Mouse study suggests surprising link between nose picking and Alzheimer’s disease: ScienceAlert

Mouse study suggests surprising link between nose picking and Alzheimer’s disease: ScienceAlert

Mouse study suggests surprising link between nose picking and Alzheimer’s disease: ScienceAlert

A new study has found a weak but plausible link between nose picking and an increased risk of developing dementia.

In cases where nose picking damages internal tissues, critical types of bacteria have a clearer path to the brain, which responds to their presence in signal-like ways Alzheimer’s disease disease.

There are quite a few caveats here, not only that the research so far is based on mice, not humans, but the findings are definitely worth further investigation – and could improve our understanding of how Alzheimer’s disease begins, which remains something of a mystery.

A team of researchers led by scientists from Griffith University in Australia conducted tests with bacteria called Chlamydia pneumoniaewhich can infect people and cause pneumonia. Bacteria have also discovered in most human brains affected by late-onset dementia.

It has been shown that in mice bacteria can travel along the olfactory nerve (connecting the nasal cavity and the brain). Moreover, when the nasal epithelium (the thin tissue lining the roof of the nasal cavity) was damaged, the nerve infections worsened.

This caused the mice’s brains to deposit more amyloid-beta protein – a protein released in response to infections. Plaques (or clumps) of this protein are also found in significant concentrations in the people with Alzheimer’s disease.

“We are the first to show it Chlamydia pneumoniae it can go directly into the nose and into the brain where it can trigger pathologies that look like Alzheimer’s disease,” says neuroscientist James St John from Griffith University in Australia.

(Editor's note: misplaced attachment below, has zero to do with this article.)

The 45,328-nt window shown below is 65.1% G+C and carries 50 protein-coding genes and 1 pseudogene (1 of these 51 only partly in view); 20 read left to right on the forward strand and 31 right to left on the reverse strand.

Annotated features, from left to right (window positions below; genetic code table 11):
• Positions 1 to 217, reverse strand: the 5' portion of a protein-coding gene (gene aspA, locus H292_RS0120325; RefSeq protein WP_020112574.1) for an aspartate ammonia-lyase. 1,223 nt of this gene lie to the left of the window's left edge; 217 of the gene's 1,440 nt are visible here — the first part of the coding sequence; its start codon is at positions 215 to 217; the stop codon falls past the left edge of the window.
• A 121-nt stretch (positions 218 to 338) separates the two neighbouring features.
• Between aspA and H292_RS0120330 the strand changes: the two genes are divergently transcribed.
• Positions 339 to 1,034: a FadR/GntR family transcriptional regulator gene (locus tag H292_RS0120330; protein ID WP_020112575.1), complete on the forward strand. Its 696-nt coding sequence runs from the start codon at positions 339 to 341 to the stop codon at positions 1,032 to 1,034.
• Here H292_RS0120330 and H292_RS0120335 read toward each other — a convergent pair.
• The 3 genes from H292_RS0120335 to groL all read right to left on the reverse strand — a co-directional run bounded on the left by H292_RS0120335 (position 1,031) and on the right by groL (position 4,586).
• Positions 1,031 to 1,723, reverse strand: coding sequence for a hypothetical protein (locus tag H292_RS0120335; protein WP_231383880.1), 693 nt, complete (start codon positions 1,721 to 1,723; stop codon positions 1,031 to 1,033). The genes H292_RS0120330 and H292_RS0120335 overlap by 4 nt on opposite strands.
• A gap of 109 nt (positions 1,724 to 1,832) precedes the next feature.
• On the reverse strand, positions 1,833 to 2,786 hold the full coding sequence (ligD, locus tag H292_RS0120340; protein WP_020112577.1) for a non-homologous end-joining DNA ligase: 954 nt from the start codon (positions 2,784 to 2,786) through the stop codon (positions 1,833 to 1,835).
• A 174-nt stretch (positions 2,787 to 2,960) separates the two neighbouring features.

“We’ve seen this happen in a mouse model, and the evidence is potentially frightening for humans as well.”

Scientists were surprised at the speed with which C. pneumoniae occupied the central nervous system of mice, and infection occurred within 24 to 72 hours. It is believed that bacteria and viruses sees the nose as a fast way to the brain.

Although it is not certain that the effects will be the same in humans, or even that amyloid-beta plaques are the cause of Alzheimer’s diseasehowever, it is important to pursue promising leads in the fight to understand this common neurodegenerative condition.

“We need to do this study in humans and confirm if the same pathway works in the same way,” says Saint John.

“That’s research that’s been proposed by a lot of people, but it’s not done yet. What we know is that these same bacteria are present in humans, but we haven’t worked out how they get there.”

Picking your nose is not a very rare thing. Actually, it is possible even 9 out of 10 people do it… not to mention a bunch of other kinds (some a little more skilled but others). Although the benefits are not clear, studies like this should give us pause before choosing.

Future studies of the same processes in humans are planned – but until then, St John and his colleagues suggest that nose picking and nose hair pulling are “not a good idea” because of the potential damage to the nose’s protective tissue.

One outstanding question the team will seek to answer is whether the increased deposits of amyloid-beta protein are a natural, healthy immune response that can be reversed when the infection is controlled.

Alzheimer’s is an incredibly complicated disease, as is clear from a huge number of studies in him and many different angles scientists are trying to understand it – but each study brings us a little closer to finding a way to stop it.

“Once you’re over 65, your risk factor goes up, but we’re also looking at other causes, because it’s not just age – it’s also environmental exposure,” says Saint John.

“And we think bacteria and viruses are critical.”

The research was published in Scientific reports.


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